Hope and Politics explains why Bush chose Kansas State for his defense of illegal spying.
She also points out a poll from USA Today in which 51% of people think Bush was wrong to undertake warrantless wiretapping and 58% think there ought to be a special prosecutor.
Apparently, the head of NSA said yesterday that if we were doing this stuff before 9/11, "we would have detected some of the 9/11 al-Qaeda operatives in the United States."
This is what we in the business call "revisionist history." An NSA intercept lead the CIA to a meeting in Kuala Lumpur. The CIA identified several people at the meeting, and followed several of them with varying competence. They failed to ask the NSA to run the names of people through its database, which would have given better names, and running the names through the State Department would have revealed the fact that at least two people had visas to come to the US.
The CIA failed to pass on its information to the FBI, so when one of those men stayed with an FBI informant in LA, no one had thought to ask the informant to keep his eyes peeled.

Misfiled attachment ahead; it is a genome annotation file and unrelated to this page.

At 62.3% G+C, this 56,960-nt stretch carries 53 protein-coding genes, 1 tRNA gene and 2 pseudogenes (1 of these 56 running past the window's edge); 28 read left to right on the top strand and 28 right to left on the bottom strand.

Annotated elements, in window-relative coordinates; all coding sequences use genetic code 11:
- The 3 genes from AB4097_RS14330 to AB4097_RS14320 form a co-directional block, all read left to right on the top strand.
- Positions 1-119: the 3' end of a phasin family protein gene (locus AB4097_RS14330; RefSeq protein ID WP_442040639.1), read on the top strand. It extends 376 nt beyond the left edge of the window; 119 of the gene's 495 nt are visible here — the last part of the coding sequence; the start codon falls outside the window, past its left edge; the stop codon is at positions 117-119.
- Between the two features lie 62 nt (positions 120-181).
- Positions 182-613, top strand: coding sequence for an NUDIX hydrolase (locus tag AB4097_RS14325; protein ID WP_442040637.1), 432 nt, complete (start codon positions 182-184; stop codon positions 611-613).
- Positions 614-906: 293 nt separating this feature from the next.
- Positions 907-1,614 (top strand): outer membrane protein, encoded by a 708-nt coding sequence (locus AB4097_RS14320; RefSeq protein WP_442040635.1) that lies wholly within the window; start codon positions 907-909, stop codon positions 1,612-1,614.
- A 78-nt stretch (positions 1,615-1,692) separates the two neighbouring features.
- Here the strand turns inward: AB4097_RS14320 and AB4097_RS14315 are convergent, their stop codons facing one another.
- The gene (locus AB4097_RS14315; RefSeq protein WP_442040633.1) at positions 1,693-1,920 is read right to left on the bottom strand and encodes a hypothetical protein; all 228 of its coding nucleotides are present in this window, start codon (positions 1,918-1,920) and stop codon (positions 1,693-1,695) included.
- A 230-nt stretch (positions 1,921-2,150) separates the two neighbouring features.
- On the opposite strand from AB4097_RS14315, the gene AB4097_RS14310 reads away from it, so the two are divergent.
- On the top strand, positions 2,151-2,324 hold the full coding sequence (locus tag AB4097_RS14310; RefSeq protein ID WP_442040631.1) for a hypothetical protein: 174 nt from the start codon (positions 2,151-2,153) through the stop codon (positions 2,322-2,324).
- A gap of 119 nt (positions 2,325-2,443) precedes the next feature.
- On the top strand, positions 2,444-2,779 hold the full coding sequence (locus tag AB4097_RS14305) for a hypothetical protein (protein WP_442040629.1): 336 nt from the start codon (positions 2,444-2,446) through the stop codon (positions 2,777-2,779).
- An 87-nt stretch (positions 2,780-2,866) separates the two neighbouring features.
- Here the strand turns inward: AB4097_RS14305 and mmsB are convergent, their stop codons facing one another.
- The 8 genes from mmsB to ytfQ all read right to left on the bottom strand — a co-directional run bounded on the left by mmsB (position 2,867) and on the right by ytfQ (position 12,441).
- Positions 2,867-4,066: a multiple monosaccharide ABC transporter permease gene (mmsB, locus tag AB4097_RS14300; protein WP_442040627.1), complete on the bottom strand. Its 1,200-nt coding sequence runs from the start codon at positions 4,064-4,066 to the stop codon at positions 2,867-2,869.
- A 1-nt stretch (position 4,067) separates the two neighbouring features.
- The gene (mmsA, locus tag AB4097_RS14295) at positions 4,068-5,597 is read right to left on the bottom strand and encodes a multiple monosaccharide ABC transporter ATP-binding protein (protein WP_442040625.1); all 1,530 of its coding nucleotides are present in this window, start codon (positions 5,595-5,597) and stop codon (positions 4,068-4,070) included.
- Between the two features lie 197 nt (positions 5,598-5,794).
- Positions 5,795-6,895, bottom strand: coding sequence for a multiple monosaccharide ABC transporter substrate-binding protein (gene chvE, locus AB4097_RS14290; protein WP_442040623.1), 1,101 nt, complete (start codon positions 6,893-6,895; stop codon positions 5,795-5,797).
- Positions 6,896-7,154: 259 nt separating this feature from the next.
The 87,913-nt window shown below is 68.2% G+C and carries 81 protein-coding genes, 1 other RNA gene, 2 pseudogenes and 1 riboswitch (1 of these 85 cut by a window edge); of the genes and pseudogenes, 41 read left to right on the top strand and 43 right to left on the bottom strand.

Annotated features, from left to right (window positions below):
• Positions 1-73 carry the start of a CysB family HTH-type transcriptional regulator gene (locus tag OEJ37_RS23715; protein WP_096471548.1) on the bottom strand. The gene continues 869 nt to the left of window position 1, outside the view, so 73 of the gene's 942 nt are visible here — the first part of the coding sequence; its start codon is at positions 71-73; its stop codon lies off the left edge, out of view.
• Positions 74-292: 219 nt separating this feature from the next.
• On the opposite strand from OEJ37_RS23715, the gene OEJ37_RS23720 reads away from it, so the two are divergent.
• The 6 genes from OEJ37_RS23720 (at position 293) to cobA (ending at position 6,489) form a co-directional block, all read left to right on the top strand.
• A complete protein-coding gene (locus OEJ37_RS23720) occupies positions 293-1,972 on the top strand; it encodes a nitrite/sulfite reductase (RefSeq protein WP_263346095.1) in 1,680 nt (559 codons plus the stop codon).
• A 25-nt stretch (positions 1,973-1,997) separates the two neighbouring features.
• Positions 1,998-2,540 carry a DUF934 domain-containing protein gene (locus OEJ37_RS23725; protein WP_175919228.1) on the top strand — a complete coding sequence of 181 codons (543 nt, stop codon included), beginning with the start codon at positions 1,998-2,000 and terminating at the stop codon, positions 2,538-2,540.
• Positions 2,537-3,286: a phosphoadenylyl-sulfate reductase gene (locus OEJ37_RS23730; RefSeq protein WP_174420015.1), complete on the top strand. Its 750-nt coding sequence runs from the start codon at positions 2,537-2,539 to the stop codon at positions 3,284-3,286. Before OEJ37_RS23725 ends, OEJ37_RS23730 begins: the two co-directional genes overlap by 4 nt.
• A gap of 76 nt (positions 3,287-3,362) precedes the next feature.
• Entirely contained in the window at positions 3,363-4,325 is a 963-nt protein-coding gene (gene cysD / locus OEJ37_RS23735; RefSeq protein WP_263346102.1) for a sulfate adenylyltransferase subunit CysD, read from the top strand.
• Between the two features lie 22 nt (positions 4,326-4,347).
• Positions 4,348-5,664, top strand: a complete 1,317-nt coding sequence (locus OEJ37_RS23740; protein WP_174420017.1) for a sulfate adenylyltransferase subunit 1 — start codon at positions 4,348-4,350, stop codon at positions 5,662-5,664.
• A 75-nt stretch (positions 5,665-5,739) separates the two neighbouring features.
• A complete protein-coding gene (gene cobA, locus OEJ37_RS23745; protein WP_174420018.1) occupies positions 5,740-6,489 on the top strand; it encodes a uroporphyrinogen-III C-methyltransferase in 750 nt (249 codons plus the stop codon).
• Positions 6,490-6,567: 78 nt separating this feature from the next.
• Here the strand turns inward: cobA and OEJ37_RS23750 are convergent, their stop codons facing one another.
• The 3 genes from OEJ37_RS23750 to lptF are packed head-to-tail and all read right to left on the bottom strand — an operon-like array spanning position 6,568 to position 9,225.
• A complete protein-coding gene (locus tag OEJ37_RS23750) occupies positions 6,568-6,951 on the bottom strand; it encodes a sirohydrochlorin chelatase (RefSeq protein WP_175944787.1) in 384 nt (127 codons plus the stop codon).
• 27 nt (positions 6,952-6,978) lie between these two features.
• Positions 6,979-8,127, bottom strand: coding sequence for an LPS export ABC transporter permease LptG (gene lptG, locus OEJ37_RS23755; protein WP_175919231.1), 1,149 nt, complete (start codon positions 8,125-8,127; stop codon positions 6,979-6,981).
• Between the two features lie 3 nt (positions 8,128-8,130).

According to NSA head Michael Hayden (who is now blaming the absence of warrantless spying for 9/11) "Throughout the summer of 2001, we had more than thirty warnings that something was imminent" (from Bamford's A Pretext for War).
The hijackers stayed in a hotel just outside the NSA campus, used their real names, paid with a credit card, etc. They communicated with Afghanistan using internet chat at a local Kinko's.
Again, according to Bamford "For more than a year, the NSA had occasionally picked up [hijacker] Almihdhar's phone calls to teh al-Qaeda safe house in Yemen, never knowing that his calls were coming from the United States – or possibly even the same town."
On Sept. 10, the NSA intercepted two messages, one translates to "The match begins tomorrow," the other to "Tomorrow is zero hour." They came from al-Qaeda locations in Afghanistan, but were not translated until September 12.
And this brings us to a key fact about the NSA. Despite having the most powerful assemblage of computers in the world, there is vastly more material coming in than they can possibly analyze in a timely manner. It's difficult to imagine how increasing the workload would have made them more effective, given that the NSA, like the CIA and FBI, failed to capitalize on all the opportunities that al Qaeda gave them for years prior to 9/11.